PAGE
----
The city is using TOD (transit oriented development) and doesn't understand how it works. Multifamily by itself will not reduce trips significantly for its residents. Your desires and needs are about the same whether you are in a townhouse with 2 cars or an apartment with 1 car. The lack of serious business in the rezones means significant numbers of apartment dwellers will need personal transportation or will have to live elsewhere. By name TOD is supposed to allow planners to greatly add density without creating congestion on nearby streets which would attract non-car residents (smart density). What Shoreline has implemented in the TOD name is purely a multiplier of people and cars (dumb density).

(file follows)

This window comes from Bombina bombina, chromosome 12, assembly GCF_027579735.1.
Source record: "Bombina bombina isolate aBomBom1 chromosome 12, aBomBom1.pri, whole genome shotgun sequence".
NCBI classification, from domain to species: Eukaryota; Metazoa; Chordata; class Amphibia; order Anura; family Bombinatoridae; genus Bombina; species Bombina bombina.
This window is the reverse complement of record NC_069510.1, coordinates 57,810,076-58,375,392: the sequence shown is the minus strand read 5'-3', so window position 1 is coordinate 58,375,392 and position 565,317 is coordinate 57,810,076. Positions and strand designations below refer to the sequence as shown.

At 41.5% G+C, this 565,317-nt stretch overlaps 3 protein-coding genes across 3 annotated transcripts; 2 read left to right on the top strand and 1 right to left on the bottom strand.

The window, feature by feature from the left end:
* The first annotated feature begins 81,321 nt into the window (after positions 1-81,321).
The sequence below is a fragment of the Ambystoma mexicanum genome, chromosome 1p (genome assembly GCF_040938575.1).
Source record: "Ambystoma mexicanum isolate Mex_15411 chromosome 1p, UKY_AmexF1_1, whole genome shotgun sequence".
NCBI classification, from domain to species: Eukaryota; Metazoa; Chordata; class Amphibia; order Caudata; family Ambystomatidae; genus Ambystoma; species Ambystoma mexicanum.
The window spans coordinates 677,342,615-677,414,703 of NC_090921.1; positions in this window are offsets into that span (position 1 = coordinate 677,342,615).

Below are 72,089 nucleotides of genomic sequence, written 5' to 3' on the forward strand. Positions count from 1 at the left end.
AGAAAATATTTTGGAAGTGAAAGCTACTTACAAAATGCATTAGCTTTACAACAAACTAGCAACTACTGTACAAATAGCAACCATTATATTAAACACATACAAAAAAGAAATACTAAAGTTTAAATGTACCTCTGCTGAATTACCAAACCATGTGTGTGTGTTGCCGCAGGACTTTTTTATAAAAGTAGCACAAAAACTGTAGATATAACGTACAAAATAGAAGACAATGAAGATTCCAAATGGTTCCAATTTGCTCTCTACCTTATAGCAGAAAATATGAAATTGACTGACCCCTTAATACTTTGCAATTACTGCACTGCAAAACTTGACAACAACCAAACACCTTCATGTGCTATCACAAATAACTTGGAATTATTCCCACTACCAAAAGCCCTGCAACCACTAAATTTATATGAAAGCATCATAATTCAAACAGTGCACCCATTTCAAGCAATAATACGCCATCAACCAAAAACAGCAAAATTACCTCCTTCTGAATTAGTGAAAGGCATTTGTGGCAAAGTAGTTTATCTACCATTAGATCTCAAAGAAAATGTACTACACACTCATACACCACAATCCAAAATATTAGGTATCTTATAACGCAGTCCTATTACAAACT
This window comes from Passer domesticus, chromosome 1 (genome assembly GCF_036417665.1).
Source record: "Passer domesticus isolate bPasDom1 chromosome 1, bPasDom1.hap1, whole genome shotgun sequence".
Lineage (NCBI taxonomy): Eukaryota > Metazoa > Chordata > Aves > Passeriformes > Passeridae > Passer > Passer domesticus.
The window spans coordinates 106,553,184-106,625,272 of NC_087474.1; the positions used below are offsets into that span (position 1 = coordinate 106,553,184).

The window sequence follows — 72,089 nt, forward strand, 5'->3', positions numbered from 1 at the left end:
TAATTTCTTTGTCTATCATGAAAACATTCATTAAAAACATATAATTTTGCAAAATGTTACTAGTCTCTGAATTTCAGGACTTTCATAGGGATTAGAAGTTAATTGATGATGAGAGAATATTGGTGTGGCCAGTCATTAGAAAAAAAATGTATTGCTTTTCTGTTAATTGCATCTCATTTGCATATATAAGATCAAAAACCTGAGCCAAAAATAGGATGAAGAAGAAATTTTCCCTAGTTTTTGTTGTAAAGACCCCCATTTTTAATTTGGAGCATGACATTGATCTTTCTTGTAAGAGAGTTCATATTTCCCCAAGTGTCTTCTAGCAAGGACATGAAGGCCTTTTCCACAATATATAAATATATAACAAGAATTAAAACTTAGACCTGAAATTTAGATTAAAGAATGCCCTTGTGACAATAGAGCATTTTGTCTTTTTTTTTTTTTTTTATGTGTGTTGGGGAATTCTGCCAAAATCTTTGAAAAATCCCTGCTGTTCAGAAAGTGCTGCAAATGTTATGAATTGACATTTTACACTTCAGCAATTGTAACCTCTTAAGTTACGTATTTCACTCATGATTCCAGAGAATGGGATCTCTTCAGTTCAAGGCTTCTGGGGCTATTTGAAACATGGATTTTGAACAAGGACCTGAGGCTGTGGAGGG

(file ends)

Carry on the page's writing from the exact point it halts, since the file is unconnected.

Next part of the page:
The city has a multiuse doctrine that has been applied to BRT (bus rapid transit) which saves homes and house acquisition, but there is a cost. Leaving buses in general purpose lanes with a benefit of queue jumps keeps them a little faster than the rest of traffic. Once you add significant volume (which both rezone EIS studies show) the buses slow down for multiple traffic light cycles. The misapplication of TOD means the significant volume predicted by the rezone EIS is actually less than should be expected. If we had dedicated bus lanes (and wider streets), we wouldn't have the bus pauses waiting for multiple traffic light cycles. The hybrid lane isn't BRT but the dedicated lane is BRT. With the city working with Sound Transit for ST3 buses at 145th and Community Transit and Metro for BRT at 185th we won't offer good bus service without the dedicated lanes as long as the rezone car volumes are present. Streets in the rezone should not be sized by expected volume, but by expected role. This should mean 3 lane roads on the residential side and 4-6 lanes on the arterial side, especially when buses are present.